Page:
Mexico City's Magical Neighborhoods: Coyoacan
One of the most charming, beautiful and authentic neigborhoods of Mexico City
One day, any day, you awaken and decide to walk around your neighborhood. Along its peaceful streets, all you see are beautiful colonial-style mansions, each in a different color, cobblestone streets, flowering bougainvillea, ancient jacaranda trees, and picturesque churches. It is as if time travel were possible. Yet, you are in the heart of one of the largest cities of the world. This is Coyoacan: This is how it feels; this is how it lives.
Now one of Mexico City’s best known boroughs, Coyoacan, was an autonomous town outside the metropolis for several centuries. Its name means “place of coyotes” in Nahuatl, the language spoken by the Aztecs, as wild coyotes lived here in large numbers in the pre-Hispanic era. Coyoacan’s first sedentary human residents were the Colhuas, who set down roots in the 6th Century. When the Spanish Conquistadors arrived in the Valley of Mexico in 1519, Coyoacan was inhabited by the Totonecas, an aboriginal population subordinate to the Aztec Empire. Thus, it was easy to convince them to help overthrowing the Aztec capital, Tenochtitlan.
Once the Aztec Empire was defeated in 1521, the Spanish established the first capital of New Spain (as Mexico was then known) in Coyoacan, during the period of time it took to build a new Spanish city upon the scorched ruins of Tenochtitlan. The leader of the Conquistadors, Hernan Cortés, fell in love with the mysticism of Coyoacan. He had a home built for himself here, and one for his translator and lover, an Indigenous woman named Malitzin. In the years to come, small chapels, majestic cathedrals, and beautiful baroque-style mansions were erected throughout. This alluring locale also served as a getaway spot for many of Mexico City’s wealthiest families, who came to won or construct summer houses and haciendas here. It wasn’t until the 20th century that Coyoacan actually became an incorporated part of Mexico City’s metropolis. In acknowledgement of its beauty, the government declared the borough a “Picturesque and Traditional Zone.” More recently, in order to celebrate and preserve its history, Coyoacan was officially declared a “Magical Neighborhood.”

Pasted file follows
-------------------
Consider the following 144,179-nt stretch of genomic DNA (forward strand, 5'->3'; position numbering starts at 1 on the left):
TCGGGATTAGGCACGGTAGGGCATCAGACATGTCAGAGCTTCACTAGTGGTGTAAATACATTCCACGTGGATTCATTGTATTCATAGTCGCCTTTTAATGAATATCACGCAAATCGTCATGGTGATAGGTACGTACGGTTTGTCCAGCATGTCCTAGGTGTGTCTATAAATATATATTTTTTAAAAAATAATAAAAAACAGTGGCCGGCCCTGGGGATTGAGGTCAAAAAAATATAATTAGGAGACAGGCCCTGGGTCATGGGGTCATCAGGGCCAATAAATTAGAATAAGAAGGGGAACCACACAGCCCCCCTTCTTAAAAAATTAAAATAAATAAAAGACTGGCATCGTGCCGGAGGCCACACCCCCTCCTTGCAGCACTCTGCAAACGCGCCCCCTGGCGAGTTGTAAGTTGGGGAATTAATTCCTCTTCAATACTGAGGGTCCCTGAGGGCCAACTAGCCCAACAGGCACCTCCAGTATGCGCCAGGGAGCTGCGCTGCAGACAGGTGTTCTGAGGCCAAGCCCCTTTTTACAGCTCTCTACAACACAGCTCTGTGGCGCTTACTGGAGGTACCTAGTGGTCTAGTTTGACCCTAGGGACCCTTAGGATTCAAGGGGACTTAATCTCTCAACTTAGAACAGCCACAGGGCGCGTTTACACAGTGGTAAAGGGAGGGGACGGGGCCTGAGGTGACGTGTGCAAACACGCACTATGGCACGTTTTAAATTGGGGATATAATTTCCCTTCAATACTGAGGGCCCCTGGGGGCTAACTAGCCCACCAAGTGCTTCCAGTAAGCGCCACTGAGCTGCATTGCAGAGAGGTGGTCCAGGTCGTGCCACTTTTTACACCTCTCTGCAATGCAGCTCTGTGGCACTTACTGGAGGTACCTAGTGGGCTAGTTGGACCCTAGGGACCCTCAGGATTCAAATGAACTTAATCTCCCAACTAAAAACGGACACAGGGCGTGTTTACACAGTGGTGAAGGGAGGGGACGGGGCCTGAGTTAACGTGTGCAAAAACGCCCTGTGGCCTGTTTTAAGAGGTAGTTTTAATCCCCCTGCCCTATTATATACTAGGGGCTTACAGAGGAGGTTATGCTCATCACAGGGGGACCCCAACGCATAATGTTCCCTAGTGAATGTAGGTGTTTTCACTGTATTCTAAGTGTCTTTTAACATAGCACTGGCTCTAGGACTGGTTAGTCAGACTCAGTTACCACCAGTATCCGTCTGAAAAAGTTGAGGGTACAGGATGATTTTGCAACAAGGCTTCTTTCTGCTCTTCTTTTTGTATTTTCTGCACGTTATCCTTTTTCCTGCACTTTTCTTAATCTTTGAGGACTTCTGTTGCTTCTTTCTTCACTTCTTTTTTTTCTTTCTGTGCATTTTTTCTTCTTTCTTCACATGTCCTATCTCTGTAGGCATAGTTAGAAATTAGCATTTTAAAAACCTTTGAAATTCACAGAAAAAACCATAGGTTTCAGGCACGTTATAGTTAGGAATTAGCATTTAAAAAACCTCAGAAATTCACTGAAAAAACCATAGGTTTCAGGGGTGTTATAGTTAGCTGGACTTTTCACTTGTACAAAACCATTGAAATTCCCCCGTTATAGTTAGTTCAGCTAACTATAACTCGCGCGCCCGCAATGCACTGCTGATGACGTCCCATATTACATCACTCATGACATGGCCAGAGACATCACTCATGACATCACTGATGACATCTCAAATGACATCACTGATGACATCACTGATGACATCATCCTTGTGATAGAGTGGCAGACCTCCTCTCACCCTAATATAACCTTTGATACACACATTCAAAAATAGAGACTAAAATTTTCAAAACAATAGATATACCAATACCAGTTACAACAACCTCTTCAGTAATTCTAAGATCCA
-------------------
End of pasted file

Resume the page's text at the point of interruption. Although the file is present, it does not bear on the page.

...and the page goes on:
Because of its unique aesthetic and culture, Coyoacan feels like a city on its own. It preserves its cultural legacy and mystical ambience. It is no accident that important political and cultural figures from around the world have decided to take up residence here: From Russian revolutionary, Leon Trotsky, to Colombian Nobel Prize winner, Gabriel Garcia Marquez, who wrote 100 Years of Solitude in this borough. From icon of surrealism, Frida Kahlo, and Mexico’s most emblematic muralist, Diego Rivera, to Mexican Nobel Prize winner, Octavio Paz, and Mexican film director, as well as model for the Academy Award’s “Oscar” statuette, Emilio “el Indio” Fernandez. Even internationally acclaimed Hollywood star, Dolores del Rio, found her home here, along with many others. Hence, it should come as no surprise that Coyoacan has traditionally been known as Mexico City’s top bohemian and intellectual borough.
Walking around Coyoacan also means taking an audiovisual tour of ghost stories and legends. If you ask, (and sometimes even if you don’t) local residents will be keen to tell you every single one of them. You will hear about the devilish figure and the crying nun that appear at night in Avocado Alley (Callejón del Aguacate); the weeping woman (Llorona) walking by the Magdalena river crying out to her children; the priest that lurks around Plaza Santa Catarina’s church every autumn and the ghosts that still scream from within el Indio Fernandez’s home.